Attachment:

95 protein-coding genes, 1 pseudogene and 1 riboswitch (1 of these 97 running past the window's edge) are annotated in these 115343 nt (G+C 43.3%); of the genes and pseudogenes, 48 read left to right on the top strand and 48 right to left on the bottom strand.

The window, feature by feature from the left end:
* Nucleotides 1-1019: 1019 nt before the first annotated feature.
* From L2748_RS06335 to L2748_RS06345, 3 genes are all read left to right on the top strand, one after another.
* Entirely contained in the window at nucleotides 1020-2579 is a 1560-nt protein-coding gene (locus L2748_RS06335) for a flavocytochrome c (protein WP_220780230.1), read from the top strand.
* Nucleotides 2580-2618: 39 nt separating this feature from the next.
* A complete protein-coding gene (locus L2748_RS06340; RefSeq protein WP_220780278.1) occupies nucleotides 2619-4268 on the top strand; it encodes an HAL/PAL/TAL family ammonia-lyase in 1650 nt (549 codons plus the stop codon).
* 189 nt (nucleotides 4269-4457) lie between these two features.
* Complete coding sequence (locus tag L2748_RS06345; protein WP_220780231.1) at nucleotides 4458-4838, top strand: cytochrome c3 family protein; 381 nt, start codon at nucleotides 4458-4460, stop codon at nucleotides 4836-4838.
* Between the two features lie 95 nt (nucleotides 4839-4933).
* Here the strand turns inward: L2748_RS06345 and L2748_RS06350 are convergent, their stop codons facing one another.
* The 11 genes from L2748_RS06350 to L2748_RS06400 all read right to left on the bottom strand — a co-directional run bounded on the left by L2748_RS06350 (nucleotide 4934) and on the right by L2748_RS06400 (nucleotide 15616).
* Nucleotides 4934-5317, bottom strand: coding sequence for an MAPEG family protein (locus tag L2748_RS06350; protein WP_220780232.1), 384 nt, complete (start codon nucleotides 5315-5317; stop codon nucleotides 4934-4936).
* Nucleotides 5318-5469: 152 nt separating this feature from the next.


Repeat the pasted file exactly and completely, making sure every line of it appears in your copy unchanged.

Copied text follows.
95 protein-coding genes, 1 pseudogene and 1 riboswitch (1 of these 97 running past the window's edge) are annotated in these 115343 nt (G+C 43.3%); of the genes and pseudogenes, 48 read left to right on the top strand and 48 right to left on the bottom strand.

The window, feature by feature from the left end:
* Nucleotides 1-1019: 1019 nt before the first annotated feature.
* From L2748_RS06335 to L2748_RS06345, 3 genes are all read left to right on the top strand, one after another.
* Entirely contained in the window at nucleotides 1020-2579 is a 1560-nt protein-coding gene (locus L2748_RS06335) for a flavocytochrome c (protein WP_220780230.1), read from the top strand.
* Nucleotides 2580-2618: 39 nt separating this feature from the next.
* A complete protein-coding gene (locus L2748_RS06340; RefSeq protein WP_220780278.1) occupies nucleotides 2619-4268 on the top strand; it encodes an HAL/PAL/TAL family ammonia-lyase in 1650 nt (549 codons plus the stop codon).
* 189 nt (nucleotides 4269-4457) lie between these two features.
* Complete coding sequence (locus tag L2748_RS06345; protein WP_220780231.1) at nucleotides 4458-4838, top strand: cytochrome c3 family protein; 381 nt, start codon at nucleotides 4458-4460, stop codon at nucleotides 4836-4838.
* Between the two features lie 95 nt (nucleotides 4839-4933).
* Here the strand turns inward: L2748_RS06345 and L2748_RS06350 are convergent, their stop codons facing one another.
* The 11 genes from L2748_RS06350 to L2748_RS06400 all read right to left on the bottom strand — a co-directional run bounded on the left by L2748_RS06350 (nucleotide 4934) and on the right by L2748_RS06400 (nucleotide 15616).
* Nucleotides 4934-5317, bottom strand: coding sequence for an MAPEG family protein (locus tag L2748_RS06350; protein WP_220780232.1), 384 nt, complete (start codon nucleotides 5315-5317; stop codon nucleotides 4934-4936).
* Nucleotides 5318-5469: 152 nt separating this feature from the next.